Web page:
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Concrete plinths discovered at The Devenish Nature Reserve

One day whilst working in a volunteer party in the Devenish Wildlife Reserve in 2019, your photo quiz compiler* stumbled, literally, on a concrete plinth completely obscured by undergrowth. Clearing the undergrowth revealed it was one of four, forming a 2.95 m square, one having fallen sideways. Each had on top but off centre a rusted metal plate and loop. There were no markings or inscriptions. They were not amongst the 200 year old beeches of the Devenish. The trees in and around the square were roughly aged, by species and girth at 100 ± 20 years. The undergrowth is now reclaiming these blocks.

No evidence of a structure was found on reviewing two hundred years of maps. The volunteers speculated it may have been some sort of defensive structure for the World War I airfields at Highpost and Old Sarum. The tree age would fit as would not being mapped. They were wrong.





These plinths were a base for a tower from which pigeons could be shot, above the treeline. It was erected at the same time and by the same builder whilst working on Salterton Farmhouse [1] in 1938. [2] The concrete was taken up from Salterton Farm by horse and cart. This was after the Devenishes had left for Canada and whilst the shoot was run by Desmond Verney. [1]

There is no mention of this structure in Dorothy Devenish’s memoirs [3] and her son Peter does not recall it.[4]

Little Durnford House and estate was held by the Young(e) family from the 16th C family till they sold it to Edward Hinxman in 1795. It passed on to his son, then grandson, then great grandson, all Edwards, till widow Charlotte sold it in 1896 to Matthew Henry Whitty Devenish, JP. Longhedge farm was part of the estate and son Henry Noel Devenish lived there for a while before moving back to Little Durnford House on his father, Matthew’s, death in 1913. His daughter Dorothy was born at Longhedge Farm a year before in 1912. She (1989) and her son after her (1995) gave the reserve, then a shoot, to Wiltshire Wildlife Trust, a plaque in the reserve commemorates this. The gamekeeper had a licence from the Trust to continue running a small pheasant shoot until 2001.[5]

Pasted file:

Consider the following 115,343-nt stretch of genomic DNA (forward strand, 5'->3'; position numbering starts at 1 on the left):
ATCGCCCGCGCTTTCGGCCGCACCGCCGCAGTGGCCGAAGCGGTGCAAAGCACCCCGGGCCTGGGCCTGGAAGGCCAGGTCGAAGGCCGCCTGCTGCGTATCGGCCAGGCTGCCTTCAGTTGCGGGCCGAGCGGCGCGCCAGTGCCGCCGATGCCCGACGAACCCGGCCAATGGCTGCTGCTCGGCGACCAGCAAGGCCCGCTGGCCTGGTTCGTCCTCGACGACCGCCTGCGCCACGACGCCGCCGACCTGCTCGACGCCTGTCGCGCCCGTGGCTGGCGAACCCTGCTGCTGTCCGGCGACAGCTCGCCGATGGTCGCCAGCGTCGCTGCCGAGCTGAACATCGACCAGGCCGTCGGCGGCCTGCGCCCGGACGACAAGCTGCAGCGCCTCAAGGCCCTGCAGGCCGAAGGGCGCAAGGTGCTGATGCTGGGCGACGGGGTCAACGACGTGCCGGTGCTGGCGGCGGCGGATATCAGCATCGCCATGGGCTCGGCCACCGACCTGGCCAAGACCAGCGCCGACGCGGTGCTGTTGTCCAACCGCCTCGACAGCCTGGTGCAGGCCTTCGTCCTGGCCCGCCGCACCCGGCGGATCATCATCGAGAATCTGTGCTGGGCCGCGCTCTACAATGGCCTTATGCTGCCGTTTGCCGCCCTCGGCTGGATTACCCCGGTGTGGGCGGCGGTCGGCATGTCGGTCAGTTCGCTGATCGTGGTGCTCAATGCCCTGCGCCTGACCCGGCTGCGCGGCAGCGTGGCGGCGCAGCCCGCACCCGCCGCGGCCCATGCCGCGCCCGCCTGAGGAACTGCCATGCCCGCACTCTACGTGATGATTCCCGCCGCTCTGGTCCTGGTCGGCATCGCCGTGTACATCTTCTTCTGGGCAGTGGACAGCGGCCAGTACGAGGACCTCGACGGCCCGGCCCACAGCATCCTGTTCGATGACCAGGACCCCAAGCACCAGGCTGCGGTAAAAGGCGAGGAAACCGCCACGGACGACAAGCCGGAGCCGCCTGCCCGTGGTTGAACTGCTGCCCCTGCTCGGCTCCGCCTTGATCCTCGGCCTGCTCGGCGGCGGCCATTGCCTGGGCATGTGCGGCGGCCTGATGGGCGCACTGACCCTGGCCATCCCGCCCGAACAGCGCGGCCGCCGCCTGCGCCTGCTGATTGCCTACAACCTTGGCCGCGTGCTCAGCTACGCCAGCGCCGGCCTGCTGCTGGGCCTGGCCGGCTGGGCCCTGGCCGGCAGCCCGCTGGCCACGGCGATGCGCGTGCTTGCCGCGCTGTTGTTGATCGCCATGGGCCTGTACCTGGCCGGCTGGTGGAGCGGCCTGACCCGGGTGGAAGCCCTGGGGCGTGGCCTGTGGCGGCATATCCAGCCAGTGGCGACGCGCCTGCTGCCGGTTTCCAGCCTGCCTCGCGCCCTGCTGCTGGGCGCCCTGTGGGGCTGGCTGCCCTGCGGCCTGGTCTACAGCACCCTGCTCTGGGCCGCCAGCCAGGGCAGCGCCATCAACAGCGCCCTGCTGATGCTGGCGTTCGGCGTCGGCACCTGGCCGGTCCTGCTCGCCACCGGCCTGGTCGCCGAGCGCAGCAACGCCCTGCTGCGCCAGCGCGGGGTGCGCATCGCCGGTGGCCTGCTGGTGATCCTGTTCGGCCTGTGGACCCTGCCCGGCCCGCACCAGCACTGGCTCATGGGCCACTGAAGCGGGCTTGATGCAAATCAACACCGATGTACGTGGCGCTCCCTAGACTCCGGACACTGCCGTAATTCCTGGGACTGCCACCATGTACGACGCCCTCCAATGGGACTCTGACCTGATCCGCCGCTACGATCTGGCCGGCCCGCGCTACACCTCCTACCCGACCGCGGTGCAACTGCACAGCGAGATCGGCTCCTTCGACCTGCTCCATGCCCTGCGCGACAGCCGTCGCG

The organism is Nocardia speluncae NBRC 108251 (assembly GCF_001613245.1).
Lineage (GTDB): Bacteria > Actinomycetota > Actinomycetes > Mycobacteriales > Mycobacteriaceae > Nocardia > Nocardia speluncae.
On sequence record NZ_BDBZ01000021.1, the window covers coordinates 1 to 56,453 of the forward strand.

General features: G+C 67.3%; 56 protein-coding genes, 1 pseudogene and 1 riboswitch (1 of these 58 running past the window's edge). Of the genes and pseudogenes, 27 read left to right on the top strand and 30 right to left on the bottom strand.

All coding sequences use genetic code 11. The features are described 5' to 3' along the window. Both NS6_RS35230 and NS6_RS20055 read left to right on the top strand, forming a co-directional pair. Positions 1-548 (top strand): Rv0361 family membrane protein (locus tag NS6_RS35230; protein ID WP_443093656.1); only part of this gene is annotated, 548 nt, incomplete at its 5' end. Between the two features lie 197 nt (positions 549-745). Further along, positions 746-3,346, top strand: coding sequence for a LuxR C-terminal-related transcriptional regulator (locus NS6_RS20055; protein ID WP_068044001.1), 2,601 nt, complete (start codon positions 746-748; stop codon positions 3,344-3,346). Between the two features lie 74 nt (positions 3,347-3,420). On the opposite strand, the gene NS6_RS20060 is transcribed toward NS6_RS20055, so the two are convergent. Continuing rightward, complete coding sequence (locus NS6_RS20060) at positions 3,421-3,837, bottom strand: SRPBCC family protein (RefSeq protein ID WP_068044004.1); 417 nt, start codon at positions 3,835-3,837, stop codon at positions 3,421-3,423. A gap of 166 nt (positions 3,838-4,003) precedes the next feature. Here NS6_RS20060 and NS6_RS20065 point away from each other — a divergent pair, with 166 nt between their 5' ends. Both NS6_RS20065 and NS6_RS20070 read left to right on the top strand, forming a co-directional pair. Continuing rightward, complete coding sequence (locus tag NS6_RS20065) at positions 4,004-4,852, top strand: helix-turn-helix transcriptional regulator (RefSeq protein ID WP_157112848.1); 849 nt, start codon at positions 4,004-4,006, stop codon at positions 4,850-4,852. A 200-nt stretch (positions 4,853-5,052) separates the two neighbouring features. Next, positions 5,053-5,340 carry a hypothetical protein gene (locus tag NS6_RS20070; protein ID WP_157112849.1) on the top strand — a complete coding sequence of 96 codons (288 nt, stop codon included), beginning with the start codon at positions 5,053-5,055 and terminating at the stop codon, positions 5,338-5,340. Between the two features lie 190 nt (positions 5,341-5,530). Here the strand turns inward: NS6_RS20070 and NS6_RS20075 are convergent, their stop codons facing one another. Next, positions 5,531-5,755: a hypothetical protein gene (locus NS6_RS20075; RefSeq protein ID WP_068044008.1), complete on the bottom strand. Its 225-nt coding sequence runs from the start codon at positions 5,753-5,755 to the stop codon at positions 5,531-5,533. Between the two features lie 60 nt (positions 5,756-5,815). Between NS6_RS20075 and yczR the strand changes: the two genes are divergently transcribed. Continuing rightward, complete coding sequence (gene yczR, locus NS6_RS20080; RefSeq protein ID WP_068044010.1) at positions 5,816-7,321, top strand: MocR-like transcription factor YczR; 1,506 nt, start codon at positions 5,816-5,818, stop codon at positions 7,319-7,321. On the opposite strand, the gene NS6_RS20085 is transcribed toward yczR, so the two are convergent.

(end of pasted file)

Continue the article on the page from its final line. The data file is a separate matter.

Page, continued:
In memory of

Matthew Henry Whitty Devenish 1841 to 1913

Henry Noel Devenish 1874 to 1934

Dorothy Grace Whitty Bradshaw nee Devenish 1912 to 1991

who were long time residents of Little Durnford

“We always called it somewhat parochially the Hilltop. On the Hilltop

were a number of little spinneys.. each… had its own individuality..”

from A Wiltshire Home, a Study of Little Durnford by Dorothy Devenish

Donated by Peter Martin Devenish Bradshaw 1995


[1] Bray, Roy. 2021. Local Resident. Personal communication.

[2] Langdon, G as primary source for date, cited in A P Baggs, Jane Freeman and Janet H Stevenson, 'Parishes: Durnford', in A History of the County of Wiltshire: Volume 15, Amesbury Hundred, Branch and Dole Hundred, ed. D A Crowley (London, 1995), pp. 79-93. British History Online [accessed 2 November 2021].

[3] Devenish, Dorothy. 1948 “A Wiltshire Home. A Study of Little Durnford”. Pub Batsford.

[4] Devenish Bradshaw, Peter. 2020 Personal communication replying from Canada to a Wiltshire Wildlife Trust enquiry

[5] White, Ashley 2020. Wiltshire Wildlife Trust. Personal communication.

Photos:  2019 by permission of Paul Derwent, 2021 by the author



* Kerry O'Connor

January 2023

Access and visitor information for The Devenish Wildlife Nature Reserve is here:

This article supplies the answer to Question No. 55 in the website's

Local History Photo Quiz.

Click here to see all the questions.

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